Regions and main localities sampled for Asteraceae and flowerhead-feeding insects in South and Southeast Brazil, between 1994 and 2002. Representative assemblages and interactions (recorded through rearing immatures from flowerhead samples) are shown as binary bipartite networks with plant species on the bottom and herbivores on top. County abbreviations: BJa (Bom Jardim da Serra, Santa Catarina); Mogi (Mogi Mirim, São Paulo); CJo (Campos do Jordão, São Paulo); SCa (Serra do Cabral, Minas Gerais).

These data multiplied the dimensions of interaction diversity to explore. By rearing insects from each host population, we produced maps of the actual pairwise links between each host and herbivore species. Moreover, these links could be quantified, either as the numbers of insects reared from each host, or by their frequency in plant samples (Figure 3). Previous studies, from Murdoch et al. (1972)MURDOCH, W., EVANS, F. & PETERSON, C. 1972. Diversity and pattern in plants and insects. Ecology 53:819–829. onwards, had investigated the correlation of plant and insect diversity; however, by mass-collecting insects from the vegetation, they were limited to correlating the total diversities of plants and insects across samples or localities. Data on individual links allowed, first, to measure diversity of hosts per herbivore and, conversely, of herbivores per host – the reciprocal specialization of plants and insects. Second, the total (i.e. regional) diversity of the interaction links could be decomposed into local (alpha) and differentiation (beta) diversity, analogously to the spatial factoring of species diversities (Novotny 2009NOVOTNY, V. 2009. Beta diversity of plant-insect food webs in tropical forests: a conceptual framework. Insect Conserv. Diver. 2:5–9.). As Figure 3 illustrates for two localities in the same region, besides changes in species composition there are switches in interactions. This sets the basis for a new domain of biogeography, interaction geography, which integrates information on the spatiotemporal distribution of sets of interacting species, with the distribution of the interactions themselves, as illustrated by the network diagrams in Figure 2.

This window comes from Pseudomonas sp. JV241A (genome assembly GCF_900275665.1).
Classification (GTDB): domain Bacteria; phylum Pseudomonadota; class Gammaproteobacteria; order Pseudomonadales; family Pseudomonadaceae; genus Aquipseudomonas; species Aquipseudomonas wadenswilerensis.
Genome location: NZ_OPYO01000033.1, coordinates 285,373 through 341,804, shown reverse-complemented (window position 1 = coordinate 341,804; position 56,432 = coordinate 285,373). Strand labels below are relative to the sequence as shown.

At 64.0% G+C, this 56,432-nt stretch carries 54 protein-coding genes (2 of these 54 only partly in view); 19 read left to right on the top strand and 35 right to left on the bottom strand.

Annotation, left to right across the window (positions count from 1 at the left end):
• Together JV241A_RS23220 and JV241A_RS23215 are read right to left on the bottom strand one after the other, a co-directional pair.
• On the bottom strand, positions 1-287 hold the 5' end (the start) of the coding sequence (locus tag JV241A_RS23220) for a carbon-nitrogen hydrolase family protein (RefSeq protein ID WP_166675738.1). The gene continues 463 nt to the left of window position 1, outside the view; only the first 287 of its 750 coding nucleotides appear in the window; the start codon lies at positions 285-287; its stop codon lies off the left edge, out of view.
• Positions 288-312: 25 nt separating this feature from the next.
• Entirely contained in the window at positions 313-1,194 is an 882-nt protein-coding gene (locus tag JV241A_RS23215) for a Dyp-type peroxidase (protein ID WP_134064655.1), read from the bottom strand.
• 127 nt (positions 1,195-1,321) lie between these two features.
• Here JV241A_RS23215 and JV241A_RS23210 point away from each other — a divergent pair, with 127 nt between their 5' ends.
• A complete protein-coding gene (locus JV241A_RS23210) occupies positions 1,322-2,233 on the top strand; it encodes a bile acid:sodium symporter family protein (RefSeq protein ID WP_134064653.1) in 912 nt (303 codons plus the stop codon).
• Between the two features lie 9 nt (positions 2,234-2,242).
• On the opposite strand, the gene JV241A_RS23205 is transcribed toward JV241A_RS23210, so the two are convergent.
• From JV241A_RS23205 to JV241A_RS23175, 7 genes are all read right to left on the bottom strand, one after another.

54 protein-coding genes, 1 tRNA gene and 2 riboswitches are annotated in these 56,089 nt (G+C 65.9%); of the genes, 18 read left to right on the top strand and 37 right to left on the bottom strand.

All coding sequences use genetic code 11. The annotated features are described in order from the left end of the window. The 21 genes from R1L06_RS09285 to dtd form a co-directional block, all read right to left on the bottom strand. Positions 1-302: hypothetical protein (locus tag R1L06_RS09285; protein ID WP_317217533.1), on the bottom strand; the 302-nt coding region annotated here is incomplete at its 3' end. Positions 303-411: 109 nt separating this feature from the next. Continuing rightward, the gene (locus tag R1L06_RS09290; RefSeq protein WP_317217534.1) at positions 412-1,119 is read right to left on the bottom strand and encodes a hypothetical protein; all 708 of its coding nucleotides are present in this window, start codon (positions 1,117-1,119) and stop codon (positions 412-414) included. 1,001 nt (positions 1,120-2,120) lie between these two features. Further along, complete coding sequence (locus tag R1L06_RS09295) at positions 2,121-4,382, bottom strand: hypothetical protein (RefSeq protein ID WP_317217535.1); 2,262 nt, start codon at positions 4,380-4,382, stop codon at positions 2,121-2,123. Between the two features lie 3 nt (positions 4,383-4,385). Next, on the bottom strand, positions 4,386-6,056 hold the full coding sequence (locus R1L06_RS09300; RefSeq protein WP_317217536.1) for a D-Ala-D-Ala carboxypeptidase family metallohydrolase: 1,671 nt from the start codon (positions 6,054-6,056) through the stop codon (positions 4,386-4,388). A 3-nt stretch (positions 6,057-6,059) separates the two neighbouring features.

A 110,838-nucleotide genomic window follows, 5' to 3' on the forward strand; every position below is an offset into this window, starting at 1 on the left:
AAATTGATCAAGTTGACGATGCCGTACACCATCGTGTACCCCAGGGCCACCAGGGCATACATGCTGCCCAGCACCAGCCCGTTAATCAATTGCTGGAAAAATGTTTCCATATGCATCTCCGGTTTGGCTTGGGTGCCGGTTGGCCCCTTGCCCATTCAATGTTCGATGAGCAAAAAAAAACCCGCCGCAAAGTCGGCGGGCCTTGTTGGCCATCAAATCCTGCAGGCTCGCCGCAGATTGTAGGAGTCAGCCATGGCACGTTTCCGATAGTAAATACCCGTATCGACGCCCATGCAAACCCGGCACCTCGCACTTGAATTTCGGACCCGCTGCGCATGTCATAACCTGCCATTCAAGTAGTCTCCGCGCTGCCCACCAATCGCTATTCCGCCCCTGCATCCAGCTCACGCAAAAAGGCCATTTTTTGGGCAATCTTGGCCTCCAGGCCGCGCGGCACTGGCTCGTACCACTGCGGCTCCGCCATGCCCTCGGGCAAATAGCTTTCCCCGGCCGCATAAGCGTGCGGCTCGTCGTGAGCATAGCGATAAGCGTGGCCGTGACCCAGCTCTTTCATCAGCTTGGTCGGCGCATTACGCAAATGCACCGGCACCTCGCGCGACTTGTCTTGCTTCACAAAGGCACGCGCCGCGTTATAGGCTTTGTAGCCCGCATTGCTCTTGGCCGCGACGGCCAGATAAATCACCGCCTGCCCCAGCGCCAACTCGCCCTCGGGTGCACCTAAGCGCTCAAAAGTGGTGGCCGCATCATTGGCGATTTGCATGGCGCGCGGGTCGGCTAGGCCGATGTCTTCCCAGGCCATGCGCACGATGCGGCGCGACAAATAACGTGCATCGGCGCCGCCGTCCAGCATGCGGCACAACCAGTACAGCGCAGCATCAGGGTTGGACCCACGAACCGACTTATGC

Figure 3.